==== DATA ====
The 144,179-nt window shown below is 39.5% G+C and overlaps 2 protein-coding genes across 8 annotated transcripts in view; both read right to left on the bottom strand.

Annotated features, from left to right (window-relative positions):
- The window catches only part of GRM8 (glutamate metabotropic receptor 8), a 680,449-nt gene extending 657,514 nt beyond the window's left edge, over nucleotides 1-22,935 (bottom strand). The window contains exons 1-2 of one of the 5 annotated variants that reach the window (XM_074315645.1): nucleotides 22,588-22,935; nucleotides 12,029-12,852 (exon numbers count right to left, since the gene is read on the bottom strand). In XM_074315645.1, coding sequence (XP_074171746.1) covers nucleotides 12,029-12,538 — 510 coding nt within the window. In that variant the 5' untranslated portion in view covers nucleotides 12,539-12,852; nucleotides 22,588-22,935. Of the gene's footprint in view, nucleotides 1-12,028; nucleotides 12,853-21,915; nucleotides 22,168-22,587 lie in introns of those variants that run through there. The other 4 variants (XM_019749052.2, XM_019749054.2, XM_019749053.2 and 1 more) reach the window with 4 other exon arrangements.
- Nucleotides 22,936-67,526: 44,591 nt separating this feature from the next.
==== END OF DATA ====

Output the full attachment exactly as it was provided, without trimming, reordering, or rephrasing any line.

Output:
The 144,179-nt window shown below is 39.5% G+C and overlaps 2 protein-coding genes across 8 annotated transcripts in view; both read right to left on the bottom strand.

Annotated features, from left to right (window-relative positions):
- The window catches only part of GRM8 (glutamate metabotropic receptor 8), a 680,449-nt gene extending 657,514 nt beyond the window's left edge, over nucleotides 1-22,935 (bottom strand). The window contains exons 1-2 of one of the 5 annotated variants that reach the window (XM_074315645.1): nucleotides 22,588-22,935; nucleotides 12,029-12,852 (exon numbers count right to left, since the gene is read on the bottom strand). In XM_074315645.1, coding sequence (XP_074171746.1) covers nucleotides 12,029-12,538 — 510 coding nt within the window. In that variant the 5' untranslated portion in view covers nucleotides 12,539-12,852; nucleotides 22,588-22,935. Of the gene's footprint in view, nucleotides 1-12,028; nucleotides 12,853-21,915; nucleotides 22,168-22,587 lie in introns of those variants that run through there. The other 4 variants (XM_019749052.2, XM_019749054.2, XM_019749053.2 and 1 more) reach the window with 4 other exon arrangements.
- Nucleotides 22,936-67,526: 44,591 nt separating this feature from the next.